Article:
Alex

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#18 Craig Ruaux

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Posted 24 August 2004 - 05:57 AM

Damn you, Craig! I feel another dusk dive lying on the sand coming on...  


Just don't go into 15 minutes of deco, as I did...

Ooops, hope the gulf-diving people don't read this board :)



Scorpio_fish: Yes, I use the ole' SB80DX in matrix-metered balanced fill flash mode all the time, on the F100 where it belongs :P and I wouldn't be without it. TTL, on high end film cameras as a mature technology is a very useful thing. I also take the flash off the camera, put it on a stand, measure the flash to subject distance and set "manually" in some instances, such as lighting hummingbirds coming to a feeder...

As to the point and tone of this thread, I think the slightly strident tone that Alex used to commence the discussion is quite similar to, and in some ways satirises, the strident tone that many new-to-digital shooters use when the insist that they "have to have TTL". If TTL control of flashes for digital cameras was more mature, then I'm sure we would be more likely to embrace it.
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#19 Giles

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Posted 24 August 2004 - 06:45 AM

I agree with George. Don't just say "TTL, bah!" just because you think you sound cool..

I don't think you will find many people saying it cause it sounds cool,what you will find is people like myself who never really did film photography, and used digital underwater when there REALLY was NO TTL, there really wasn't and the funny thing is ..manufacturers lied and said there was ! Anyway .. I'm not trying to be cool. It's just i have never used it and don't have the ability to use it, i like the artisitic qualities a manual strobe gives me, not from settings but more from positioning, I don't turn down the settings (limited on the YS120) unless in macro I move the strobe further back, kinda like a singer playing with the mic to get different effects. Even when i get my Canon D60 in a housing or (if i can get my hands on one for free a MkII 1D) I will stick to my manual ways as I find it more satisfying, and if i mess up a one off shot because i didn't use TTL, well i'll wait, those are normally like Alex said behavioural shots, and fish behaviour does repeat itself. (i'm lucky i can go diving in grand cayman whenever i like)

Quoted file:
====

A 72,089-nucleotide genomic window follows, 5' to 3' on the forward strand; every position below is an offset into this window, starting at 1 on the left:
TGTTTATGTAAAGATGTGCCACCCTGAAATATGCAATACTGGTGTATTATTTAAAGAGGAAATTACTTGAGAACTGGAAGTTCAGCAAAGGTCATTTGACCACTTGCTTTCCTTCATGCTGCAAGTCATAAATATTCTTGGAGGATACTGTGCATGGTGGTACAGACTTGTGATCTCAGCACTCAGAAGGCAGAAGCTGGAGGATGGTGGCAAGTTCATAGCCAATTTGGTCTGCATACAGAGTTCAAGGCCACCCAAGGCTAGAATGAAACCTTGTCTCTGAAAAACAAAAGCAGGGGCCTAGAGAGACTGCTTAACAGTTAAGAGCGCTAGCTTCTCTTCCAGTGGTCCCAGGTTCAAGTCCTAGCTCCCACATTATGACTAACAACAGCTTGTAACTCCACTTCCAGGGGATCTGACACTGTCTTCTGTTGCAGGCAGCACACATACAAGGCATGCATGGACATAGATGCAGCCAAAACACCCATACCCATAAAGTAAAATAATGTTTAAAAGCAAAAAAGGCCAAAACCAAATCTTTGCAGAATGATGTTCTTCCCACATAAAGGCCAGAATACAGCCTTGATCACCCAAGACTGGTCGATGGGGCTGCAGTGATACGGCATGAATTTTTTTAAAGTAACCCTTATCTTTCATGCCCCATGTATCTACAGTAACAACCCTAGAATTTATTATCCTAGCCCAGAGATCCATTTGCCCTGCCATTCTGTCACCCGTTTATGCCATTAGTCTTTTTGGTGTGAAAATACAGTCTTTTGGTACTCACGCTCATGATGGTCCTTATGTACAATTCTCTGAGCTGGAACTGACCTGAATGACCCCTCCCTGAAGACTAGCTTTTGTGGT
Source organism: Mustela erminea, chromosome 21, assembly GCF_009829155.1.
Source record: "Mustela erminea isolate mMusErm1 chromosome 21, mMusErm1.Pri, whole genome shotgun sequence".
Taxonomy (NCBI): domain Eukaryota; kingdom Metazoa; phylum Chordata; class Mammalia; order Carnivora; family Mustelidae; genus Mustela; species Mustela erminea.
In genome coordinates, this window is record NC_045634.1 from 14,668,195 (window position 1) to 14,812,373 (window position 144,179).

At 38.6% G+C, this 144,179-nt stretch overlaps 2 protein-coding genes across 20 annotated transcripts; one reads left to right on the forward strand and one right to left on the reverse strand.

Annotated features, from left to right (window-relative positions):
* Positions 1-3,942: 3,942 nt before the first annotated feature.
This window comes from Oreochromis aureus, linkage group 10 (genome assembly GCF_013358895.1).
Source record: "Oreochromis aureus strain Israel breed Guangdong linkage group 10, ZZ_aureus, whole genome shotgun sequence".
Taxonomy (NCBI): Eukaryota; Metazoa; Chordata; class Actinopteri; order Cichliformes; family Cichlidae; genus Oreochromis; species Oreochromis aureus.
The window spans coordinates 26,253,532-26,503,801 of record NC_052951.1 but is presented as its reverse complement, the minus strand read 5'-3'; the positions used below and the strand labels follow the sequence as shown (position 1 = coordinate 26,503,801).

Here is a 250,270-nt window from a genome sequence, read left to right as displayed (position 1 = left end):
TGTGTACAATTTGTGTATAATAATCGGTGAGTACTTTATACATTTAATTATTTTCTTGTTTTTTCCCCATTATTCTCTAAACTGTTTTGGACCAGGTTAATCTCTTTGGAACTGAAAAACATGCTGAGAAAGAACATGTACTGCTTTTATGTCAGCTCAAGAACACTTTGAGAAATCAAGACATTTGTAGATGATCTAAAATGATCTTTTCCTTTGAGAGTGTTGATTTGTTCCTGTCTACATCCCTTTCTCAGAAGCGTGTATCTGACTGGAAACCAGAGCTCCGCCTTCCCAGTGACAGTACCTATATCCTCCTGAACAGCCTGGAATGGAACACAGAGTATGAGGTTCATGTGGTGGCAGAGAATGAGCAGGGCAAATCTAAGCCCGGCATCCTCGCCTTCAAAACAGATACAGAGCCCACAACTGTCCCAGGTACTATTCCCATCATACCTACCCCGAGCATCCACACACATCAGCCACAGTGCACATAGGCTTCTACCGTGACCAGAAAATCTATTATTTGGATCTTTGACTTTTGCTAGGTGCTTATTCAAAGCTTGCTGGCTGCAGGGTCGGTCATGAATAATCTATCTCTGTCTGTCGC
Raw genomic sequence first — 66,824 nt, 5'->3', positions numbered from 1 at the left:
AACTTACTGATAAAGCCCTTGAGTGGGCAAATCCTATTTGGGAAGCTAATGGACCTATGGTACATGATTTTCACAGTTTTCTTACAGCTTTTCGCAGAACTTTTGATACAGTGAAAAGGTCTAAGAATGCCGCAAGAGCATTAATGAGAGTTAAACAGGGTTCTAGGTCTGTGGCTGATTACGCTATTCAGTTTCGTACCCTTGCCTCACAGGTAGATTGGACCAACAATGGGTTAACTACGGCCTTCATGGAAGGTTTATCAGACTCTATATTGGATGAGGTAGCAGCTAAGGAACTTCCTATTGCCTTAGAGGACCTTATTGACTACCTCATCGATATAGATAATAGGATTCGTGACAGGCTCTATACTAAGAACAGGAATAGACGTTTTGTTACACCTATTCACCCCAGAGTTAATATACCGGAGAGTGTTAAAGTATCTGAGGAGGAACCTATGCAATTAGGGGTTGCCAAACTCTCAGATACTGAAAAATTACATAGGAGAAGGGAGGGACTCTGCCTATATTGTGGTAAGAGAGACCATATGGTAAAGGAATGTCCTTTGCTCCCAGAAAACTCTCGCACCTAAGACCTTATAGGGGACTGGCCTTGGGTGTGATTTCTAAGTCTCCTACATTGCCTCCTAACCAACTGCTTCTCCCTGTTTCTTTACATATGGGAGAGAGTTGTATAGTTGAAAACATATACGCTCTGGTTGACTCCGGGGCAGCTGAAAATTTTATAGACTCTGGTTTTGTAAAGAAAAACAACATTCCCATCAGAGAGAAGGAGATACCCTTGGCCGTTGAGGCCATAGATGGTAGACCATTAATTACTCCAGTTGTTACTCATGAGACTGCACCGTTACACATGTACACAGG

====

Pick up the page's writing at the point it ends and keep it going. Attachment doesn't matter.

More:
I'd also like to say although I have never been accused of blinding fish .. I am sure I have done it and that is a valid accusation, but don't get me started on what the old school film guys get up to underwater trying to guarentee their shots.

BTW, how many topside shooters use their respective speedlights in full manual mode? The only time I do is when I take the strobe off the camera and have it in my hand pointing at a particular object in the scene.

Although I am still trying to master my Canon 550 (more controls than a space ship cunningly hidden in very few buttons) I always put it on auto mainly cause i haven't got a clue what I am doing with it. I'll read the manual one day properly rather than just for the bits i need.
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#20 scorpio_fish

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Posted 24 August 2004 - 06:59 AM

Teaser.... Food for thought.

How many discrete strobe power settings do I have with my DS125 in manual mode? If I were able to shoot TTL, how many possible strobe output powers (i.e. output durations) am I able to achieve?

Suppose I am shooting wide angle. The left side of the scene has a yellow sponge one foot away. The right side of the scene has darker red sponge which is one foot away but angled away such that part of the sponge is 3 ft. away. How do I properly light the scene using TTL? (OK, this is a quickly thought of example, maybe with a little time I could come up with a better one).